One of the issues that could lead to back pain and associated symptoms is a difficulty with stenosis. This is a condition that is more likely to occur in individuals who are over the age of 50 and it may become worse as you age. When you have this problem, the spinal canal is narrowing and because there is not as much room in the spinal canal, pressure may be placed on the nerves or the spinal cord directly. Most of the individuals who suffer from this condition have pain in the lower back, but it may also cause radiating pain and other symptoms that we will discuss further in this article.

A problem with stenosis can occur for a number of reasons but at times, genetic factors need to be considered. Degenerative disc disease can also be one of the factors that leads to this problem and it may be due to changes that are taking place in the spine that reduce the amount of space that is in the spinal column. If injury takes place, you could experience such a difficulty and it could result in other areas of the spine experiencing similar problems. Arthritis, scoliosis, trauma and spinal tumors are some of the additional reasons why stenosis may be experienced.

The Symptoms and Diagnosis of Stenosis 

Most of the people who suffer from this problem are going to complain about an aching that occurs in the lower back, thighs and buttocks. There may also be pain that radiates down the legs or may radiate to other areas of the body as well. Some of the symptoms that you may experience due to this issue are more likely to occur when you exercise or walk and you may find that sitting or flexing the spine by bending over provides some temporary relief. More serious issues with stenosis can cause a loss of feeling in the extremities or you may lose the ability to control your bladder or bowel functions.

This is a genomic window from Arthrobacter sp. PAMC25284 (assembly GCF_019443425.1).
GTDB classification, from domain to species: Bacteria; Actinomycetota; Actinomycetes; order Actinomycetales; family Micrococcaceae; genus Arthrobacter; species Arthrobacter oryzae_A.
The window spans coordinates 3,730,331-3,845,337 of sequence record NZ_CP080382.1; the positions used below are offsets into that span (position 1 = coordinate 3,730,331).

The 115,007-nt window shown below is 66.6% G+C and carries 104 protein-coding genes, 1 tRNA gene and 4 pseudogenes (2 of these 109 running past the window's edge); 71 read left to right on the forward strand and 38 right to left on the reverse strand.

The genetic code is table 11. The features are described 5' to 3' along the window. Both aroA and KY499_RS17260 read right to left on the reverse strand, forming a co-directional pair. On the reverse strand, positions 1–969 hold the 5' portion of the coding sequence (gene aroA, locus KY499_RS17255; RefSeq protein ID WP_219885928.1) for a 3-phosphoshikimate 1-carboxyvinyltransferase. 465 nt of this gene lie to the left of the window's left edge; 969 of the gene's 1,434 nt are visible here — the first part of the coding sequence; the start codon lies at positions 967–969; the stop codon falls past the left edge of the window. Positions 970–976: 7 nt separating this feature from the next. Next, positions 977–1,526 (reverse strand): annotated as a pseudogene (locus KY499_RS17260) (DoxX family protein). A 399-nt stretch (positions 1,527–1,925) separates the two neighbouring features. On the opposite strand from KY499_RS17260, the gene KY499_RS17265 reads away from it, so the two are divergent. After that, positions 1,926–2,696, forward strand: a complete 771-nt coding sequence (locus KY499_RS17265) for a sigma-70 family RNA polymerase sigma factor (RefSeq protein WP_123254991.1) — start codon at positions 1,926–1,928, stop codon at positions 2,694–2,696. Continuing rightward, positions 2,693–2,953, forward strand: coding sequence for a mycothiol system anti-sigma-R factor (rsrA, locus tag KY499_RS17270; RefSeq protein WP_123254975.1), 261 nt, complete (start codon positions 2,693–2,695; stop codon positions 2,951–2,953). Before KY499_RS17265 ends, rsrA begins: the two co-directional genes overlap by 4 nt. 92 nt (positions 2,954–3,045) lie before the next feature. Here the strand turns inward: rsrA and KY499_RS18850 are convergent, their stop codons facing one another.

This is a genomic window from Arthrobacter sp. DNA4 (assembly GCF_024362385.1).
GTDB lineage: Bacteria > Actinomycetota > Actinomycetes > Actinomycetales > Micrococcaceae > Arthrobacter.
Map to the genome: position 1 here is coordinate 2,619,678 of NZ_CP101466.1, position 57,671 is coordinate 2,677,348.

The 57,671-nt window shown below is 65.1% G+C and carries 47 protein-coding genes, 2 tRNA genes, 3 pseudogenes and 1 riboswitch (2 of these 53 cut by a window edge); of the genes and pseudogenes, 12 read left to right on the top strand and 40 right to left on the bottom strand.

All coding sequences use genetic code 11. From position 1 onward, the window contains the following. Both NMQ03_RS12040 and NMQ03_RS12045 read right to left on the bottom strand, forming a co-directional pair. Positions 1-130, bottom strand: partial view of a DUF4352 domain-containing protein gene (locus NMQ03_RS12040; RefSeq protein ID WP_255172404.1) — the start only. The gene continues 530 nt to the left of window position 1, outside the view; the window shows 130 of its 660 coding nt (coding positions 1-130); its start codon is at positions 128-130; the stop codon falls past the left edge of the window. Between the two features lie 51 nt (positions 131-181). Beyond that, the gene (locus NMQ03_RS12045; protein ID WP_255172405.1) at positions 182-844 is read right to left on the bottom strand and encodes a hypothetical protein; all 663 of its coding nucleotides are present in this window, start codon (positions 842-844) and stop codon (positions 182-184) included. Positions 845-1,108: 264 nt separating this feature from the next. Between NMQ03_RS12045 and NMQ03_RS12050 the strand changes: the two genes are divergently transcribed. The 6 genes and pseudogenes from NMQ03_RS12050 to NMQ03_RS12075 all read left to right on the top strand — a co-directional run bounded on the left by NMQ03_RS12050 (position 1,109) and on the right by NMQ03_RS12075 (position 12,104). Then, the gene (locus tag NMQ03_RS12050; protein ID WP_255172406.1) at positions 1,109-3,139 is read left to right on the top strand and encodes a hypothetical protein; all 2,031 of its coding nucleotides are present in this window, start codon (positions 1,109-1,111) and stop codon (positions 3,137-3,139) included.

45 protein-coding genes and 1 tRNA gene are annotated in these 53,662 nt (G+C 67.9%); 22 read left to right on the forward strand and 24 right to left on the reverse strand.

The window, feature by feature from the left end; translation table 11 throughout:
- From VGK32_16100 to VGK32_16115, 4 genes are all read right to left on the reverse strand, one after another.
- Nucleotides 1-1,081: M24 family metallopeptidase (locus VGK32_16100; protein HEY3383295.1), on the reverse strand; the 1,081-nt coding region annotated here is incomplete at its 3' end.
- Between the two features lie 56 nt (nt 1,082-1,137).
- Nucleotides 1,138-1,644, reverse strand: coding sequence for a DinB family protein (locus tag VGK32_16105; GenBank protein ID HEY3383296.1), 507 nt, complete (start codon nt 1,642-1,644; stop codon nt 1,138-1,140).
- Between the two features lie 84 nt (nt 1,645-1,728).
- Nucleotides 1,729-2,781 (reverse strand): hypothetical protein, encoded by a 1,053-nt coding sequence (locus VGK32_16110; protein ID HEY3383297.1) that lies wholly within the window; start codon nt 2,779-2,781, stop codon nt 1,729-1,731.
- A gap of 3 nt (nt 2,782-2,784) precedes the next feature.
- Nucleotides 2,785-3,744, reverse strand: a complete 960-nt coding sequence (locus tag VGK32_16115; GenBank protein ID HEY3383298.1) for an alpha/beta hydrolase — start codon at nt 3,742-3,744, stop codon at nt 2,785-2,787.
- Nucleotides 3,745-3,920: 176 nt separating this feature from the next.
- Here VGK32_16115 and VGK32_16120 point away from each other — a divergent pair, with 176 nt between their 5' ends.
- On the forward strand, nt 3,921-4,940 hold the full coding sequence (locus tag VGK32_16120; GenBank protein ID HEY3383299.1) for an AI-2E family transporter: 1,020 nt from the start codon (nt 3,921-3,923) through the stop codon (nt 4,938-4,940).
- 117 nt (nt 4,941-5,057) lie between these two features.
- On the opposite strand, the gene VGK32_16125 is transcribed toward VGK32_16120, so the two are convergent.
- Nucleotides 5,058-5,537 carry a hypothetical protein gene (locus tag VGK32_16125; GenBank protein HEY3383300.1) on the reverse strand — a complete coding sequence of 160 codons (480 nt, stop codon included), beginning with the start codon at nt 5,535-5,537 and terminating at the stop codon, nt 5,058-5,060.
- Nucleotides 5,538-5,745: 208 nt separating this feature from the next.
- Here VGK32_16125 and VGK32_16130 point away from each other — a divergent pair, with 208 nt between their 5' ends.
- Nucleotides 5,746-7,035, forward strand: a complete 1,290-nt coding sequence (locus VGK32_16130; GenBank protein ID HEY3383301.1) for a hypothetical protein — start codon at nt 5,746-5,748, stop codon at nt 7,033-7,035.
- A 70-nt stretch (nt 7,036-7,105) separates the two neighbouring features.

Diagnosing a problem with stenosis is going to require a trip to your physician and a complete physical exam. A variety of tests may be given during the exam, including testing your muscle strength and flexibility and your doctor will likely want to discuss your medical history and family history with you at that time. In order to give a more complete diagnosis, x-rays, CT scans and MRIs may be considered. Those scan techniques will provide the doctor with a close look at your bone structure and the soft tissues in the area.

There may be some treatments available for this condition, but they will often focus on reducing the uncomfortable symptoms that you are experiencing. Spinal injections and posture changes are some of the more common treatments that are provided, but other nonsurgical treatments may also be considered. Anti-inflammatory drugs can help to reduce the inflammation and they are commonly available over-the-counter.




Physical therapy, including strength training and stretching, can help to take some of the pressure off of the area and may reduce your symptoms as well. In more severe cases, surgery may be considered and if necessary, your doctor will discuss this possibility with you.